It was 1984, and Boston College quarterback Doug Flutie threw a 48-yard touchdown pass to Gerard Phelan on the last play of the game to beat Miami 47-45. The pass made Flutie a household name around the country that year, but its bigger impact, which was recognized by only a handful of people, still is rippling through college athletic department budgets.
Boston College saw a 12 percent increase in applications to its university the following year, and a theory was born. It's known in academic circles as the Flutie Effect, and it goes like this: high-profile athletic success equals more attention for the school which equals more applicants for the school which equals a pickier admissions office which equals a better class of students.
Thus, every dollar spent chasing the dream of athletic glory can be excused as a means to a greater end. It has worked at places like the University of Miami, which saw applications increase 33 percent in the three years after its 1987 national title, and Georgia Tech, which had a 21 percent increase in the three years after its 1990 national title.
However, those are the exceptions, according to Robert Frank, an economics professor who prepared the Knight Commission called "Challenging the Myth." Multiple studies have suggested that the Flutie Effect is non-existent at most schools that subscribe to it, according to a Frank's report.
"Wouldn't one be better off spending some more money on Noble Prize winners or spending money on an advertising campaign," said economist Jonathan Orszag, who also has studied college athletic spending. "Imagine if you spent a couple million dollars on an ad campaign, how many people would be exposed to your school?"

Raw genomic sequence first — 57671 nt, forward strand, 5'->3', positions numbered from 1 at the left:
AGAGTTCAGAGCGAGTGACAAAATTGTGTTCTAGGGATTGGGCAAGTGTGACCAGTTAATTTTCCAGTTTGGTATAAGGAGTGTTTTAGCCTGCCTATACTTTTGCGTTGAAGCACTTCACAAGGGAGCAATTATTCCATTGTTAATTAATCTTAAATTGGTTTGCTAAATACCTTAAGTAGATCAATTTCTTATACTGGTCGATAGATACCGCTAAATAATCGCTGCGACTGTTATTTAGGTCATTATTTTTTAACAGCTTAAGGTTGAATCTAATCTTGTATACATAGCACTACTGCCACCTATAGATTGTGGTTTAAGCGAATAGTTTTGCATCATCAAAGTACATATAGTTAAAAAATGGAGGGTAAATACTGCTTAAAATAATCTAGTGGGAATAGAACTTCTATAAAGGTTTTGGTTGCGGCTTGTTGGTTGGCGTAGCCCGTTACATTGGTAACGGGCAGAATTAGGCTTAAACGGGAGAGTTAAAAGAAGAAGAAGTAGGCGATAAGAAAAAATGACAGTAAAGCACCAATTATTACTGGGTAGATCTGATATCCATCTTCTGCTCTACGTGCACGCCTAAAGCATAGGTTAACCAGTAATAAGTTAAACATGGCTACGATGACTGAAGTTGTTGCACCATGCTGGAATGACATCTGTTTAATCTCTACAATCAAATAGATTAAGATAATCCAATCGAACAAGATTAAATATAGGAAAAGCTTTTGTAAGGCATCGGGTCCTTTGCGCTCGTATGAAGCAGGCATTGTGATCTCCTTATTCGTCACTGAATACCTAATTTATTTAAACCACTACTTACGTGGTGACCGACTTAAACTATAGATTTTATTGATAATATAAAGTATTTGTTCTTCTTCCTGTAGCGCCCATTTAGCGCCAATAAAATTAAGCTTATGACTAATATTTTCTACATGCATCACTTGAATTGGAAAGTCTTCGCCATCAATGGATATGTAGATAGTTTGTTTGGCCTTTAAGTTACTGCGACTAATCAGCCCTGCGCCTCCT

The second-most prevalent argument in favor of increased athletic spending is that it will be offset by increased donations, Orsazg said. However, multiple studies have shown limited evidence of that, he said.
In fact, a 1994 report by Paul Grimes and George Chressanthins conducted at Mississippi State from 1962-1991 found that donations actually went down as the football team's winning percentage went up.
Still, Frank and Orszag acknowledge there are winners in the spending game. For example, Boise State.
The Broncos have slowly grown their football program into a national name, and they took another huge step forward by beating Oklahoma 43-42 in a dramatic Fiesta Bowl in January.
Applications to the school immediately increased, Boise State athletics director Gene Bleymaier said.
"I think that's directly related to the Fiesta Bowl," he said. "Especially for an institution that is young like ours to have that kind of a stage and then to perform the way that we did significantly benefits the university, the academic side as well as the athletic side."
The Broncos have managed their success without breaking the bank, Bleymaier said. Boise State's 2006 budget was $18 million, less than half the average of the BCS conference schools.
"It certainly has benefited our university and our community," he said. "We're part of the common good here. We haven't done it by overspending or pouring a lot of money into the department. We've just been fortunate and had success and consistent success. I think for the money that has been invested in our program the returns have been significant. It has turned out too be a tremendous investment."
The winners of the game are the problem, says David Ridpath, the director of the Drake Group, a college athletics watchdog group.
Ridpath loved watching Boise State's win, not to mention the feel-good run of the George Mason basketball team to the 2006 Final Four, he said. However, he fears those rare examples only exacerbate the arms race.
"In reality, it was the worst thing to happen in college athletics because now everybody thinks they can do it and everybody will be held to that standard," he said.
The rapid rate of increased spending can't end well for college athletics, particularly those at the mid-major level, Ridpath argues.
"It will eventually catch up the Ohio States of the world, but that's farther down the road," he said. "It's already caught up with the mid-major schools."
The Drake Group has advocated government intervention in college athletics such as revoking the tax-exempt status of college athletic departments or even an antitrust exemption that would allow athletic directors to better control coaching salaries.
"It has shown no signs of abating," Ridpath said. "I don't know if they're going to stop it. It's kind of like the mob. We have to look somewhere above and beyond college athletics, because they have not show the ability to check this themselves."